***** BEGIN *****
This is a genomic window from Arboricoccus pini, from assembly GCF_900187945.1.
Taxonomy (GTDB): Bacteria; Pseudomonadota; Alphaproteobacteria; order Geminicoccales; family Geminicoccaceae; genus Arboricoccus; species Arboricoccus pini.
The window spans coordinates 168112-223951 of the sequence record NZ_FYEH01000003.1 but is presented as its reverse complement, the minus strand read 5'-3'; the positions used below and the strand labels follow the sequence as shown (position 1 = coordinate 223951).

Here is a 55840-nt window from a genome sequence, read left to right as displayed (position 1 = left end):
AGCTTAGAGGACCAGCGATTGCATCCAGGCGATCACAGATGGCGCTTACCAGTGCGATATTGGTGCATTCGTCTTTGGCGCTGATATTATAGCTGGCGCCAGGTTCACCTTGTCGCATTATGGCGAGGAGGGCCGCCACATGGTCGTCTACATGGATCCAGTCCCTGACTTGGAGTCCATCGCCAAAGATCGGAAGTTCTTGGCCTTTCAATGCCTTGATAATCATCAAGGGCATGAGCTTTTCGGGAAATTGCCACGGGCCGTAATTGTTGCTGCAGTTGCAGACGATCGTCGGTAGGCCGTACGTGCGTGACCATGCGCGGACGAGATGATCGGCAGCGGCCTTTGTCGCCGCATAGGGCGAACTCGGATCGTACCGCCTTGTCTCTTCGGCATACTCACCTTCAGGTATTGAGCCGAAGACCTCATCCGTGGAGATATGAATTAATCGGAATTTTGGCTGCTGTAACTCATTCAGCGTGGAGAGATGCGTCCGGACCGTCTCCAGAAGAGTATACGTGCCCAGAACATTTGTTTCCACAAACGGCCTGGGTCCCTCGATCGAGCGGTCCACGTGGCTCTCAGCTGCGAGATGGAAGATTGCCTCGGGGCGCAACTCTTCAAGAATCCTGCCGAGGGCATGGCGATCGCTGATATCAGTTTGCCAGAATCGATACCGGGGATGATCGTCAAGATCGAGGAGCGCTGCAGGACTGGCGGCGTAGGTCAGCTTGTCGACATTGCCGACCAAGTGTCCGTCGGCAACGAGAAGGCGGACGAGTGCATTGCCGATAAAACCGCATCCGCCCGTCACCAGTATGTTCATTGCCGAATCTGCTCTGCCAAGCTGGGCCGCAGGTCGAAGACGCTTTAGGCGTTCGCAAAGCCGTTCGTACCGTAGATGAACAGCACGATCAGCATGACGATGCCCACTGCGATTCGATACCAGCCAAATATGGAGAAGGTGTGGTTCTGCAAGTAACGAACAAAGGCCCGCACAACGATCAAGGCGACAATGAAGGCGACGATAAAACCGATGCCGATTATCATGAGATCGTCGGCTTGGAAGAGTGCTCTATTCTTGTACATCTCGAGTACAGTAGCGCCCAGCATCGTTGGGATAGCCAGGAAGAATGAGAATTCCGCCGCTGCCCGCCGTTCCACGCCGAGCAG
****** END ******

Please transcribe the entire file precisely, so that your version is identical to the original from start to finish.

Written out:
This is a genomic window from Arboricoccus pini, from assembly GCF_900187945.1.
Taxonomy (GTDB): Bacteria; Pseudomonadota; Alphaproteobacteria; order Geminicoccales; family Geminicoccaceae; genus Arboricoccus; species Arboricoccus pini.
The window spans coordinates 168112-223951 of the sequence record NZ_FYEH01000003.1 but is presented as its reverse complement, the minus strand read 5'-3'; the positions used below and the strand labels follow the sequence as shown (position 1 = coordinate 223951).

Here is a 55840-nt window from a genome sequence, read left to right as displayed (position 1 = left end):
AGCTTAGAGGACCAGCGATTGCATCCAGGCGATCACAGATGGCGCTTACCAGTGCGATATTGGTGCATTCGTCTTTGGCGCTGATATTATAGCTGGCGCCAGGTTCACCTTGTCGCATTATGGCGAGGAGGGCCGCCACATGGTCGTCTACATGGATCCAGTCCCTGACTTGGAGTCCATCGCCAAAGATCGGAAGTTCTTGGCCTTTCAATGCCTTGATAATCATCAAGGGCATGAGCTTTTCGGGAAATTGCCACGGGCCGTAATTGTTGCTGCAGTTGCAGACGATCGTCGGTAGGCCGTACGTGCGTGACCATGCGCGGACGAGATGATCGGCAGCGGCCTTTGTCGCCGCATAGGGCGAACTCGGATCGTACCGCCTTGTCTCTTCGGCATACTCACCTTCAGGTATTGAGCCGAAGACCTCATCCGTGGAGATATGAATTAATCGGAATTTTGGCTGCTGTAACTCATTCAGCGTGGAGAGATGCGTCCGGACCGTCTCCAGAAGAGTATACGTGCCCAGAACATTTGTTTCCACAAACGGCCTGGGTCCCTCGATCGAGCGGTCCACGTGGCTCTCAGCTGCGAGATGGAAGATTGCCTCGGGGCGCAACTCTTCAAGAATCCTGCCGAGGGCATGGCGATCGCTGATATCAGTTTGCCAGAATCGATACCGGGGATGATCGTCAAGATCGAGGAGCGCTGCAGGACTGGCGGCGTAGGTCAGCTTGTCGACATTGCCGACCAAGTGTCCGTCGGCAACGAGAAGGCGGACGAGTGCATTGCCGATAAAACCGCATCCGCCCGTCACCAGTATGTTCATTGCCGAATCTGCTCTGCCAAGCTGGGCCGCAGGTCGAAGACGCTTTAGGCGTTCGCAAAGCCGTTCGTACCGTAGATGAACAGCACGATCAGCATGACGATGCCCACTGCGATTCGATACCAGCCAAATATGGAGAAGGTGTGGTTCTGCAAGTAACGAACAAAGGCCCGCACAACGATCAAGGCGACAATGAAGGCGACGATAAAACCGATGCCGATTATCATGAGATCGTCGGCTTGGAAGAGTGCTCTATTCTTGTACATCTCGAGTACAGTAGCGCCCAGCATCGTTGGGATAGCCAGGAAGAATGAGAATTCCGCCGCTGCCCGCCGTTCCACGCCGAGCAG